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Shane shocks Lakers in Rockets role-reversal

Thursday, December 2nd, 2010
by John

What a Wednesday night! The Rockets did so many things right that they’ve done wrong this season, like making plays in crunch time. And doing it against the world champion LA Lakers. Although the Lakers have lost 4 in a row, the first time that’s happened since April 2007, it still counts as Houston’s finest win of the season. And it comes only two days after getting torn up in Dallas, putting them in one of their deepest valleys in this tumultuous season. The question now is if they can keep it up, especially after disappointing their fans several times this season after encouraging victories.

If they don’t, at least we can enjoy the memory of a full crowd at Toyota Center sticking around — and standing and cheering — until the very end of a game. It reminded me of the playoff game atmosphere from a couple of seasons ago when they won 3 games at home in front of electrified home crowds to take the Lakers to 7 games. Fans were high-fiving each other and jumping up-and-down. That’s what we live for, and we haven’t had much of it this season.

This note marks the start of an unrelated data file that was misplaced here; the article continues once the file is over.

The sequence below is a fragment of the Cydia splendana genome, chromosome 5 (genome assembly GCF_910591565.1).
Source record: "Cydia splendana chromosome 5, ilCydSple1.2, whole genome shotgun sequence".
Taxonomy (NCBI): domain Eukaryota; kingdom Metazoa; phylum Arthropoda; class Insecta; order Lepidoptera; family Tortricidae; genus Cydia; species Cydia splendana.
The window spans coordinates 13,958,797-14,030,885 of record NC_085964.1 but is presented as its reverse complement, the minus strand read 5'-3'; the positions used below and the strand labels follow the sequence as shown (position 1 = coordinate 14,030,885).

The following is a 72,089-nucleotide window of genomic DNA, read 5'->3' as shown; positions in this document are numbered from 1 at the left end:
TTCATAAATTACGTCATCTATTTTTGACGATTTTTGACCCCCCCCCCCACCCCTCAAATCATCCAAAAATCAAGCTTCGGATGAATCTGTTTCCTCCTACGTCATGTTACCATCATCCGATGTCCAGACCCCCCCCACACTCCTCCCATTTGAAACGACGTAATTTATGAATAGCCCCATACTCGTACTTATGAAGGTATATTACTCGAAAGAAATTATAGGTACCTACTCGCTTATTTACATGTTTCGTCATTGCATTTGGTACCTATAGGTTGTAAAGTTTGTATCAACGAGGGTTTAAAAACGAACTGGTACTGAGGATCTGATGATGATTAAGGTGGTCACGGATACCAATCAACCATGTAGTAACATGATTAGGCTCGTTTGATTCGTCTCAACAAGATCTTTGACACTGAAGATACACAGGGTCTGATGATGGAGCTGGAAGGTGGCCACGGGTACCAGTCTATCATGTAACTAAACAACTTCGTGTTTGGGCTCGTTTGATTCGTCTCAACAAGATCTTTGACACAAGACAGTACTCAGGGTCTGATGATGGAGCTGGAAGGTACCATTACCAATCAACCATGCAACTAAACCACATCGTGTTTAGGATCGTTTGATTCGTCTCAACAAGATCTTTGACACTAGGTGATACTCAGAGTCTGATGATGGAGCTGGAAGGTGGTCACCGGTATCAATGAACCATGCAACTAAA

Houston fans also received good news before the game that Yao, who participated in a shootaround with the team before Wednesday’s game, may be able to get back to action next Tuesday night against Detroit. And Aaron Brooks got in some court action, too, and may return 3 days after Yao against Milwaukee. Just the THOUGHT of having those guys on the practice court with target return dates had to give their beleaguered team a lift before facing the Lakers.

But the man of the hour was Shane Battier, who went on a tear to score 11 points in a row in the final 3 minutes of the game to overcome a 97-94 lead the Lakers had built. You know a performance like that from Shane won’t happen again anytime soon, but the Rockets will take a player who steps up in crunch time any way they can get it.

December 1st, 2010 - Shane Battier defends against Kobe Bryant
Shane Battier defends against Kobe Bryant, but in the end, it was Shane’s offense in the last 3 minutes that gave Kobe and the Lakers trouble. Click here for more photos from the game.

And Shane did most of his damage after halftime, not making a bucket the entire first half. The 3-pointers he hit were huge, of course, bringing down the house and befuddling the Lakers. But the most amazing shot for Shane during his run came after Kobe fell down trying to defend him, and in Kobe-like style, Battier took advantage of his mistake, dribbled once, and put up a tough shot with his body still moving somewhat, and drained it! He basically created his own shot without having any time to think about it — that’s not how Battier does it! You know when that shot went in, the Rockets were destined to win, and they did so by going on a 22-6 run to end the game.